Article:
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Video Cameras


— Wearable Electronics

Pivothead video sunglasses get SMART with live streaming and modular architecture

Already one of the most intriguing combinations of sunglasses and camera technology available, Pivothead glasses just got a little SMARTer. The Pivothead SMART debuted at CES 2014, combining 1080p filming with a new suite of wearable technologies. They allow you to live-stream video, take snapshots and control filming remotely with a smartwatch or mobile device. Read More
— Digital Cameras

Ovision takes the iPhone on a voyage to the bottom of the sea

If you want to snap some pics with your iPhone while snorkeling or scuba diving, there are already a number of polycarbonate underwater housings that will let you take your phone to a depth of 30 meters (100 ft) or so. A few others can protect it down to around 57 m (187 ft). According to Montreal-based product designer Pierre-Yves Pépin, however, his Ovision housing is good to at least 91 m (300 ft). Read More
— Digital Cameras

Bolex goes digital with the D16 Cinema Camera

There was a time, not all that long ago, when most independent film-makers shot their projects on relatively-inexpensive 16mm film – it wasn't as pricey as 35mm, but was definitely a step up from Super 8. The cameras shooting that film were quite often made by the venerable Swiss manufacturer, Bolex. Today, in the age of digital video, film-makers wanting to take a step up from consumer-grade camcorders are looking at some pretty expensive gear. LA-based entrepreneurs Joe Rubinstein and Elle Schneider are trying to change that, with the introduction of their Digital Bolex D16 Cinema Camera. Read More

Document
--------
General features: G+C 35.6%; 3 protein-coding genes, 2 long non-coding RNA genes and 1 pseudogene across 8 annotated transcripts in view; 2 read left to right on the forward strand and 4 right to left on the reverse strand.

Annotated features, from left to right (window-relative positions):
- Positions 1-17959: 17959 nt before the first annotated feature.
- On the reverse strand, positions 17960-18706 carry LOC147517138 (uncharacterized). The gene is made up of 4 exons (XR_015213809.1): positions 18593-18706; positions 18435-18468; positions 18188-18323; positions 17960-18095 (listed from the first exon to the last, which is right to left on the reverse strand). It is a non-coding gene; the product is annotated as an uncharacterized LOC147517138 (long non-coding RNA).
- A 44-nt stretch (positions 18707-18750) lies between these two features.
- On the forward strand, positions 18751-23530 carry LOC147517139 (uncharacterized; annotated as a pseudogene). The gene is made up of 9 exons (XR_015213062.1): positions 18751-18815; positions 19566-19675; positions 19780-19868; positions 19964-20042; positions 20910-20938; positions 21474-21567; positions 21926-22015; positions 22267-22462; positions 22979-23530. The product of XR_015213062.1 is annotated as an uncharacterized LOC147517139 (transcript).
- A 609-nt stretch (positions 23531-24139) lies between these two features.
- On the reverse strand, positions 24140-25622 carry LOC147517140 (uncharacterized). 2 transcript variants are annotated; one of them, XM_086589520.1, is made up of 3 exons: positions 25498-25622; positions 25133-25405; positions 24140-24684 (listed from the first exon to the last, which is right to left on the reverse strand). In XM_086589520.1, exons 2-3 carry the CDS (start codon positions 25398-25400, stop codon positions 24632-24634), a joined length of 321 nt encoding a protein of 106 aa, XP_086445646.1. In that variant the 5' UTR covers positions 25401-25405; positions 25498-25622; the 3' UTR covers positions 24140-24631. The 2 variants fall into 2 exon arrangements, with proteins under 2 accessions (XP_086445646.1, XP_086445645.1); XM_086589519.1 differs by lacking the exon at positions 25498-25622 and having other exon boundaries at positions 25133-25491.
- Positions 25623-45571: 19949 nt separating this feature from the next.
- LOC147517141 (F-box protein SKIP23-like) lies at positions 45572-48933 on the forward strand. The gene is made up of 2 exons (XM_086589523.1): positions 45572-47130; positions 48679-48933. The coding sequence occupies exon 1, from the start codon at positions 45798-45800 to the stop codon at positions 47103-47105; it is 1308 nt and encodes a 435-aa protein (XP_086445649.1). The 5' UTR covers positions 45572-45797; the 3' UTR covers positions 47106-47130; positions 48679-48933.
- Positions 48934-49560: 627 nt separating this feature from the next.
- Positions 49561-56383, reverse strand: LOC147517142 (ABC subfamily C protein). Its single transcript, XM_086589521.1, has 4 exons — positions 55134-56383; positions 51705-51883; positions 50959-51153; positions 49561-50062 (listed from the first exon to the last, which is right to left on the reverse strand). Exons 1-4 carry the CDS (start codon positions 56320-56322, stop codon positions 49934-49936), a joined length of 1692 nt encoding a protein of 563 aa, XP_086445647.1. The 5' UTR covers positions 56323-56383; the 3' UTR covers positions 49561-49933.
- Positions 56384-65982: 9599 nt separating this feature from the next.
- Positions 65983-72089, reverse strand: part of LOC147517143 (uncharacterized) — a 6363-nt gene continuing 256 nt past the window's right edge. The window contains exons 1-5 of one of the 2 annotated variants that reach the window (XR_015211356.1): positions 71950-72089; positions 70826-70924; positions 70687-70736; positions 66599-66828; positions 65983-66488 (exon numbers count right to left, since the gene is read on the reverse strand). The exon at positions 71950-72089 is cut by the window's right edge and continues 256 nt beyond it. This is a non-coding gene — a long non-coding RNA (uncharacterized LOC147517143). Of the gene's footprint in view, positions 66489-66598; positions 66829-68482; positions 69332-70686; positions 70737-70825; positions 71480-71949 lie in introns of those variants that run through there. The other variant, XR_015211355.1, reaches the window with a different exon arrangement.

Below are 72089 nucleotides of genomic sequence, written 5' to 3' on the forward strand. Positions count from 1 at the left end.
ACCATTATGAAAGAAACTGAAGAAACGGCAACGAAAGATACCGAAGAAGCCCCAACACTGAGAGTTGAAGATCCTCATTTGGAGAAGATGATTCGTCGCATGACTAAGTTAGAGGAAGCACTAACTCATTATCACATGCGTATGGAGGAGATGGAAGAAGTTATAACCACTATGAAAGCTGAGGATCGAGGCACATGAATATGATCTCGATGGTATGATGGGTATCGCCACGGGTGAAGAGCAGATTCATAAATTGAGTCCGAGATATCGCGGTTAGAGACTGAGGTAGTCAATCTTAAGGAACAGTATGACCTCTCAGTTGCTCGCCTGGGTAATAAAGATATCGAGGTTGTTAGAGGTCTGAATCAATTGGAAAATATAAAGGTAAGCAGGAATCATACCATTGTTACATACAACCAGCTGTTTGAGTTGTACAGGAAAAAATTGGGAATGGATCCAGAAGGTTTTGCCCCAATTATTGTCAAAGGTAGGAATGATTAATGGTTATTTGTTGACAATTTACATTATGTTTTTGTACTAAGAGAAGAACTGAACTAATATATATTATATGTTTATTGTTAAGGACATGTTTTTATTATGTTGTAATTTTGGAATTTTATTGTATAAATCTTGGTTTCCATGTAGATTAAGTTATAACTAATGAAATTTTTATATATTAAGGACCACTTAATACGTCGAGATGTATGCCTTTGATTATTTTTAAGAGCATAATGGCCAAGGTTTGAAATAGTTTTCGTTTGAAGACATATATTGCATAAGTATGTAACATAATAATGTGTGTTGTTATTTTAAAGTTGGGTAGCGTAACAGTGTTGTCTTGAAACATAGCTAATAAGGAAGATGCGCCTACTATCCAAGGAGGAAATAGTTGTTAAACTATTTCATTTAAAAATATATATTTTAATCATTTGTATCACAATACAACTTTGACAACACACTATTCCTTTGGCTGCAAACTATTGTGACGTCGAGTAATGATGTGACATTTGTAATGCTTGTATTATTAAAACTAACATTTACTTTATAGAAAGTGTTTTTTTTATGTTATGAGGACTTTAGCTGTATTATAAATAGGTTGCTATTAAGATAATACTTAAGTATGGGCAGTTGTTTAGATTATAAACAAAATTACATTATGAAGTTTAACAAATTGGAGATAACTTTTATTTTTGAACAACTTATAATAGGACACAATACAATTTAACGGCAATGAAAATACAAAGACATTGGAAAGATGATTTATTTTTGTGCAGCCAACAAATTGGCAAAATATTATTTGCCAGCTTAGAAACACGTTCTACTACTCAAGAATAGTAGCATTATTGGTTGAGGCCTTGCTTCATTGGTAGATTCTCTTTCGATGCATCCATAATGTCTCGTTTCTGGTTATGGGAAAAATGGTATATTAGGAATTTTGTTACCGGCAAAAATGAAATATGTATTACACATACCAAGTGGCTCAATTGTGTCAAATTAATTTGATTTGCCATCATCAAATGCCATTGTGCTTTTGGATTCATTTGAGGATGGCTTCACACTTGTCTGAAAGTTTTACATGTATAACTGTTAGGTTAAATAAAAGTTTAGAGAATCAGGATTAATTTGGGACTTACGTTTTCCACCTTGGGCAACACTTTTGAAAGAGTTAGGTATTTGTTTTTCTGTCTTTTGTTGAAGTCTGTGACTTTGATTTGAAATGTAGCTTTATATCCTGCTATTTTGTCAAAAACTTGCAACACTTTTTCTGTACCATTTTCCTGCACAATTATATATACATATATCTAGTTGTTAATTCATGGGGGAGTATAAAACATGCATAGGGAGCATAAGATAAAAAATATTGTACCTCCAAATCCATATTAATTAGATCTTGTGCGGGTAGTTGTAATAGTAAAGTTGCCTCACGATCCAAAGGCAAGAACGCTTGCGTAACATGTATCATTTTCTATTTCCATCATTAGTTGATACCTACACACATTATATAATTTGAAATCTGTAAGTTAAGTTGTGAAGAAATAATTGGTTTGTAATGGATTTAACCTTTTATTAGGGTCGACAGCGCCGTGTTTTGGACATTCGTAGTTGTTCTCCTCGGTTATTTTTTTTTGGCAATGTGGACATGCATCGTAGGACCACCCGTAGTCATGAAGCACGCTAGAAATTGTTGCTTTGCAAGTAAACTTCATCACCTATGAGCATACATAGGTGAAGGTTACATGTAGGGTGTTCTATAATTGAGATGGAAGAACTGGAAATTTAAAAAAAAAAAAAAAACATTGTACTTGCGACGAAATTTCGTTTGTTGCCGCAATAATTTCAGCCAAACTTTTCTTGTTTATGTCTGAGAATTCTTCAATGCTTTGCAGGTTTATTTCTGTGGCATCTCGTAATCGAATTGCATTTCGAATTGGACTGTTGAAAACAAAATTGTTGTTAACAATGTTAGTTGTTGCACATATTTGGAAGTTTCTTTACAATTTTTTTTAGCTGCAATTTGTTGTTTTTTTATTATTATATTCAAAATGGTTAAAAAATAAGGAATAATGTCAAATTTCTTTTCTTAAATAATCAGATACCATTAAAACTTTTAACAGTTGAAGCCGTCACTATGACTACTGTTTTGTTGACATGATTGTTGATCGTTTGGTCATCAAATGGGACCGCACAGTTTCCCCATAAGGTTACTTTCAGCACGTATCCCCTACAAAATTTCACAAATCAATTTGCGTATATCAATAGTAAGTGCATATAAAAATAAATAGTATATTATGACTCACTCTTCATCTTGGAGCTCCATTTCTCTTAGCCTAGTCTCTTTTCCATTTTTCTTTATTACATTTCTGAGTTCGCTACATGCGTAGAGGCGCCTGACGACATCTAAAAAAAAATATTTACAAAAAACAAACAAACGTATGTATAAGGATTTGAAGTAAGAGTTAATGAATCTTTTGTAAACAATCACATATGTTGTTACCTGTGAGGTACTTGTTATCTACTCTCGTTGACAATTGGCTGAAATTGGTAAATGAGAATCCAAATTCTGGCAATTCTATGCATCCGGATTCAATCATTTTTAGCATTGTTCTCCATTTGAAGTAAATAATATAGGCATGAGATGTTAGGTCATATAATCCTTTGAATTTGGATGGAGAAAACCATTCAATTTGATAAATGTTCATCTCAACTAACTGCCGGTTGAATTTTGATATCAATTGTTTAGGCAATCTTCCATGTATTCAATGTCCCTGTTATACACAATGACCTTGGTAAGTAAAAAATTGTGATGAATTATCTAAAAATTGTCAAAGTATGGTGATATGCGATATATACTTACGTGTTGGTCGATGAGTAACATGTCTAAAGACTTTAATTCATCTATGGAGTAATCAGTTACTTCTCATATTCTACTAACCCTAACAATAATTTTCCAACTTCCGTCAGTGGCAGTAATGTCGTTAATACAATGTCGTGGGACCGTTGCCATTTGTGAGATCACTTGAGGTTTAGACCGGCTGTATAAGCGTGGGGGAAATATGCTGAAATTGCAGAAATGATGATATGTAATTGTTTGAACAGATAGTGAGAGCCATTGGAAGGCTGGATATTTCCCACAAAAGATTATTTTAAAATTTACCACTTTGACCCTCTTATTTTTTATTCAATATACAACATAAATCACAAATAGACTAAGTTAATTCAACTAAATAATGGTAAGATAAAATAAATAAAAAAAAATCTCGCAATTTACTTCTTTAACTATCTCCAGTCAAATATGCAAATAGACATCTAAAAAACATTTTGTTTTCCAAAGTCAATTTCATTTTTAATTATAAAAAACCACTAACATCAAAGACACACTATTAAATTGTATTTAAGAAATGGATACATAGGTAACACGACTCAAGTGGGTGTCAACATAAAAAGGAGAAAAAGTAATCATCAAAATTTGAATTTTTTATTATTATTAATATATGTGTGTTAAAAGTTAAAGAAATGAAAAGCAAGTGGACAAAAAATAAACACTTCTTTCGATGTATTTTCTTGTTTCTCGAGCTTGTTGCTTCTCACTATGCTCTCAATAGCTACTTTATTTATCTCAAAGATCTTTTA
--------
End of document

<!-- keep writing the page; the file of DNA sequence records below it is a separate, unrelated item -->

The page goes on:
— Digital Cameras

2013 Actioncam Comparison Guide

There was a time when there were only a few actioncams on the market, made by companies like VIO and Oregon Scientific. In the past several years, however, the product category has exploded. GoPro may have led the charge, but it's by no means the only player on the field. In order to help buyers make a little more sense of all the choices, here's a side-by-side comparison of eight of today's more prominent actioncams.

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— Drones

DJI releases camera-equipped Phantom 2 Vision quadcopter

DJI Innovations unveiled its GPS-enabled Phantom quadcopter less than a year ago, and since then it has become perhaps the go-to aerial platform for the GoPro HERO actioncam. In April, the company provided us with a sneak peek at the next model in the line, the Phantom 2 Vision. While there weren't many details available at the time, that's changed as of today, with the Vision's official commercial release. Among its new features are improved battery life, a video-stabilizing platform and most significant of all, an included HD video camera that allows for first-person-view via a mobile device. Read More
— Wearable Electronics

neurocam automatically shoots whatever its user finds interesting

Perhaps you know someone who's a member of the "lifelogging" community – these are people who record pretty much all of their waking hours, typically using small, wearable video cameras. The problem is, they inevitably end up with a lot of footage that's just ... well, boring, even to them. That's where the neurocam comes in. It's a prototype headset camera, that only records when it detects that its wearer is interested in what they're seeing. Read More
— Digital Cameras

Edgertronic aims to make super slow-motion video more affordable

Whether it's a bursting water balloon or the flapping wings of a bird, super slow-motion video can reveal the incredible nature of seemingly mundane events. But this footage doesn't come cheap. With typical set-ups costing in excess of US$30,000, its use is often limited to those with mega-budgets. The Edgertronic high speed video camera aims to to change that, by offering pro specs with a (relatively) affordable price-tag. Read More
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